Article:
Germany does not believe Thai king breached state business ban
Thai protesters have accused King Maha Vajiralongkorn of conducting state business, including signing royal decrees, while he was on German soil.
Germany does not believe that Thailand’s king has so far breached its ban on conducting politics during his extended periods in the country, a parliamentary source told the Reuters news agency, after legislators were briefed on the issue by the government.
Following a meeting of the Bundestag’s Committee of Foreign Affairs on Wednesday, the source said that the government had told MPs that it believed the king was permitted to make occasional decisions, as long as he did not continuously conduct business from German soil.
“The German government has taken the view that it is not yet of the opinion that the Thai king has continuously conducted business,” the source said.
King Maha Vajiralongkorn, 68, has spent much of his time in the southeastern state of Bavaria since taking the throne. Thai protesters earlier asked the German government to look into whether he had conducted state business, such as the signing of royal commands and the annual expenditure act while on German soil.
Berlin has already said it would be unacceptable for the king to conduct politics from Germany, and Foreign Minister Heiko Maas says it will continue to monitor his behaviour when he is in Bavaria.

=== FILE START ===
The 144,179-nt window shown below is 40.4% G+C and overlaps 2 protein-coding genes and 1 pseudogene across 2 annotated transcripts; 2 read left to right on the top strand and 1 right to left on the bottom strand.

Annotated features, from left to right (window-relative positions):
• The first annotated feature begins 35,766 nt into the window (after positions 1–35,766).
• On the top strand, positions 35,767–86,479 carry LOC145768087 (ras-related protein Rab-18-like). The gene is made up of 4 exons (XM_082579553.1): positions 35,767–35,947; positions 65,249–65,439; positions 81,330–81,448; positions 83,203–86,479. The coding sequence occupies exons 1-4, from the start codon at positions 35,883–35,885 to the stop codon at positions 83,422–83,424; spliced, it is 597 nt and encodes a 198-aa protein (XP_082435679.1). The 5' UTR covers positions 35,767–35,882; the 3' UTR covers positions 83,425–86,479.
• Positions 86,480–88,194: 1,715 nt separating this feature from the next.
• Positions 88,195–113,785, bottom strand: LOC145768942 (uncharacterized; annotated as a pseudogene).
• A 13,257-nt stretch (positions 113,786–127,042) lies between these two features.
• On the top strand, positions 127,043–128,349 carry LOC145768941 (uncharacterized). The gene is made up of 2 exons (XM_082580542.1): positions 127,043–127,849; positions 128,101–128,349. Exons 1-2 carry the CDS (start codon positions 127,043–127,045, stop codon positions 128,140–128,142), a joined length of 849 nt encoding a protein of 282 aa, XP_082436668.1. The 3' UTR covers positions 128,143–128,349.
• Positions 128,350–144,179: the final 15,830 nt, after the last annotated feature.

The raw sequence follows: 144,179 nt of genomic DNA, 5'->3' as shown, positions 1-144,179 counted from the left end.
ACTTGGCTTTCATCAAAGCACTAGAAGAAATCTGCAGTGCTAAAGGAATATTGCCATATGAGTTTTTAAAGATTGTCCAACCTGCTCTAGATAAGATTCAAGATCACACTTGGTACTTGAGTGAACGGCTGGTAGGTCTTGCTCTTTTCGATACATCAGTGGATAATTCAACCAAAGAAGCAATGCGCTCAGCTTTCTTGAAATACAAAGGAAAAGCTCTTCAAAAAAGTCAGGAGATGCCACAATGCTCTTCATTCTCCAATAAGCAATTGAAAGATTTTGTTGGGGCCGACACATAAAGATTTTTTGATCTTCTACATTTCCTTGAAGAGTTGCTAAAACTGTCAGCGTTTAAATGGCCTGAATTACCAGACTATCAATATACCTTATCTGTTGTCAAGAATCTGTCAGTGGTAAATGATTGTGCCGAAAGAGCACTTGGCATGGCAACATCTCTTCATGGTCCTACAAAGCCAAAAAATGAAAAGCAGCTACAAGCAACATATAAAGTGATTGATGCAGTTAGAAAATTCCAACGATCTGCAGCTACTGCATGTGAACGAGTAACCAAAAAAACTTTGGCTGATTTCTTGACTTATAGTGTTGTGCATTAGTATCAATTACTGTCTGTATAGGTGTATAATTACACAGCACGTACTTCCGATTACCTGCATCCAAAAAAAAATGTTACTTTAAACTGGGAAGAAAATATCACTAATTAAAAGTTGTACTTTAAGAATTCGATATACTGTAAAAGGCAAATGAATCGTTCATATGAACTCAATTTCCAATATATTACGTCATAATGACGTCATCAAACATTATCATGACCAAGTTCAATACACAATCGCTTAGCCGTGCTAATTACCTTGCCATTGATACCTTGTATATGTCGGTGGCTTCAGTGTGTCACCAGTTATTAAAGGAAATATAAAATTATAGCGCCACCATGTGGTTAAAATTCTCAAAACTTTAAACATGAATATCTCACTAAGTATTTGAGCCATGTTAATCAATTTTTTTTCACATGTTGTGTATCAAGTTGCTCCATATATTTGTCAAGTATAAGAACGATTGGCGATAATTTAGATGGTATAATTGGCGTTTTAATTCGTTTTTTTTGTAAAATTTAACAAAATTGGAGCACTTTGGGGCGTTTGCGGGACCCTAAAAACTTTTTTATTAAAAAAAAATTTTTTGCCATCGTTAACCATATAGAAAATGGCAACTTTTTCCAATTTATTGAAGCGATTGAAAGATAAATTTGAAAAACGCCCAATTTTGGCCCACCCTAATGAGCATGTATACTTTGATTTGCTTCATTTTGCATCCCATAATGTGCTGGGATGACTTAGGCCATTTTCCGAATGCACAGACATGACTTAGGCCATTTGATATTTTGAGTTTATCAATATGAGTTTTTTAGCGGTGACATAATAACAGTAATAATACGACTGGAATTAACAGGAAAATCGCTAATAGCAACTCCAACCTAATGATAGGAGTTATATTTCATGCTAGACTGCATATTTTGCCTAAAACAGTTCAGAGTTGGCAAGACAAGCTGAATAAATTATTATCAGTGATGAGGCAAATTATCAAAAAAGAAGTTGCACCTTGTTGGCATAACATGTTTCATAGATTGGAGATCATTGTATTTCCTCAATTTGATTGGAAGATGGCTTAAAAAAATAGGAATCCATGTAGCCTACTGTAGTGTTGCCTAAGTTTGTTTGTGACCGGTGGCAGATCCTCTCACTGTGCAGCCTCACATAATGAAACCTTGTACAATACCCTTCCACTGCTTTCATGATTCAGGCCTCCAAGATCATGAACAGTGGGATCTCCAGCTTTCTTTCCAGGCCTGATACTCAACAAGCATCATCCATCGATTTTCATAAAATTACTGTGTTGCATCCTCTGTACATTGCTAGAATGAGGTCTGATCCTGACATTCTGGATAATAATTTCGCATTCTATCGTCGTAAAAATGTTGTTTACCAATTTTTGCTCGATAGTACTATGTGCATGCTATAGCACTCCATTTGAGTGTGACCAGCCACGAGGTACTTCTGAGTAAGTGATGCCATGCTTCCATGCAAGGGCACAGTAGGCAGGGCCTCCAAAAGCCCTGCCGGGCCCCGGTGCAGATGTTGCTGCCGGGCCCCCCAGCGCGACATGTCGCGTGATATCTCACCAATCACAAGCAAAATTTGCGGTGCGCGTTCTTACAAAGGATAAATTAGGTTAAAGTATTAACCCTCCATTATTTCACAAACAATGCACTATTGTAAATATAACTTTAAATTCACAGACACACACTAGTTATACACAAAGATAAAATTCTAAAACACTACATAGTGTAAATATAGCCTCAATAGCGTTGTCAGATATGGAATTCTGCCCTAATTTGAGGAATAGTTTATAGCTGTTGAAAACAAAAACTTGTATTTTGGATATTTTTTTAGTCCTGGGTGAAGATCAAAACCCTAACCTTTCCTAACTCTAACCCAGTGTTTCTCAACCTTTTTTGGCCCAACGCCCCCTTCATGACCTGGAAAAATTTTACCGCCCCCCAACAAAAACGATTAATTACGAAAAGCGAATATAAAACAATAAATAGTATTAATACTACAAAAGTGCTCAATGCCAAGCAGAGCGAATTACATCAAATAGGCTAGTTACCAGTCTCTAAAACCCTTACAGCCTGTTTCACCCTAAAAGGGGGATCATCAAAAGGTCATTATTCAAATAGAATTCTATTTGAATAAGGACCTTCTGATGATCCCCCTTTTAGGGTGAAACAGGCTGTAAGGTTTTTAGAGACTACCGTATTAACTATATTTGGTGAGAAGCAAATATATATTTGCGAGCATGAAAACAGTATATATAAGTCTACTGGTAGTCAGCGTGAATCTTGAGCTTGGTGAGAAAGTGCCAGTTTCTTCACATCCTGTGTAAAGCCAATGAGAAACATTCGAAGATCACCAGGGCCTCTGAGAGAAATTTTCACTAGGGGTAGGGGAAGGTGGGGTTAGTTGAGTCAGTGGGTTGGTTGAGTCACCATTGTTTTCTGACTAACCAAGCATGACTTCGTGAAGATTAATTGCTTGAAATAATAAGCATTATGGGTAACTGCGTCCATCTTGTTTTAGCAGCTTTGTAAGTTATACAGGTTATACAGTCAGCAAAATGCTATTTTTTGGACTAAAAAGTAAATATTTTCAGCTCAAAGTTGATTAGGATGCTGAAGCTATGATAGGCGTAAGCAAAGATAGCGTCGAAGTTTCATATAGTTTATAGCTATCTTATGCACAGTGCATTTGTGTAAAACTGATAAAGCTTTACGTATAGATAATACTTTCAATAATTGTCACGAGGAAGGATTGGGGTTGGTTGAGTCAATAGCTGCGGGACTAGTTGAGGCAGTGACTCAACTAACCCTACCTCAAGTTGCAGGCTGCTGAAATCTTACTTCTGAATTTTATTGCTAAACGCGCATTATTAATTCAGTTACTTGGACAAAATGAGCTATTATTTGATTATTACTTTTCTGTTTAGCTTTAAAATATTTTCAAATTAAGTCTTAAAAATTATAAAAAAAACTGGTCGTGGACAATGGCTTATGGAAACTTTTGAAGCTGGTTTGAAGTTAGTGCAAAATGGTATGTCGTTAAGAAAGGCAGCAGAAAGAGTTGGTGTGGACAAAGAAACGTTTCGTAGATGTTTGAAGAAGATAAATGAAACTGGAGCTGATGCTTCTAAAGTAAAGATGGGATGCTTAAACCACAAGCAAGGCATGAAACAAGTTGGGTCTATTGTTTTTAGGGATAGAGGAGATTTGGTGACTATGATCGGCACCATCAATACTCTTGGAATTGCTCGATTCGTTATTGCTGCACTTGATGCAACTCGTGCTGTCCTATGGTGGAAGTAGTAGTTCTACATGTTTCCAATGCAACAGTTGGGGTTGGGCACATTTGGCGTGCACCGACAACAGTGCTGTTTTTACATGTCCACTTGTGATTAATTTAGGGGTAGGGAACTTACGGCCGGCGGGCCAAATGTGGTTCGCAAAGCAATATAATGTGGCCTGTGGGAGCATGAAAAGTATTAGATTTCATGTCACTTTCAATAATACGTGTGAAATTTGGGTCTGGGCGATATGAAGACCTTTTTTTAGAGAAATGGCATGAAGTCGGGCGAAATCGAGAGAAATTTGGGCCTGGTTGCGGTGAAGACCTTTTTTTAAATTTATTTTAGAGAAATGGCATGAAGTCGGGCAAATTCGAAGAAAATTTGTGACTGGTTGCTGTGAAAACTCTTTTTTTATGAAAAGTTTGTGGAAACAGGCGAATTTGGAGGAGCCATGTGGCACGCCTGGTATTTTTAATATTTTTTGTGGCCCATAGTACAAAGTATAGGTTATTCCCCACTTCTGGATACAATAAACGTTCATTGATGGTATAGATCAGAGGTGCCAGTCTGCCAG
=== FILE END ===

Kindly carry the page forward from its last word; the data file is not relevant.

When asked about the king’s immigration status, the government told the committee the Thai monarch has a visa that allows him to stay in Germany for several years as a private person and also enjoys diplomatic immunity as a head of state.
Thailand’s political crisis has made the king’s presence a challenge for Germany, but revoking the visa of a visiting head of state could cause a considerable diplomatic incident.
“It is very obvious that many find what the Thai king is doing very problematic, but the government says it is not yet the problem of continuous government business,” the source told Reuters.
Youth- and student-led protests began in Thailand in July to call for the resignation of Prime Minister Prayuth Chan-ocha – a former army ruler – and a new constitution but have increasingly sought reforms to the monarchy, an unprecedented move in a country where the royal family is protected by strict laws.
The pro-democracy protesters have accused the king of involvement in the country’s politics.
Prayuth has ignored the demands to quit and said the crisis should be discussed in parliament, where he has a majority.
Opposition parties told him he should step down for the good of the country and stop using his proclaimed support for the monarchy as an argument to stay in power.
Prayuth’s opponents say he managed to stay in office after elections last year, thanks new electoral rules and a constitution drawn up by the military government he headed after a 2014 coup. He says that the ballot was fair.
On Monday, more than 1,000 people demonstrated in support of the king, a day after thousands of people marched to call for reforms of the monarchy.
Many royalists believe the student protesters are being manipulated by older activists with their own political agendas.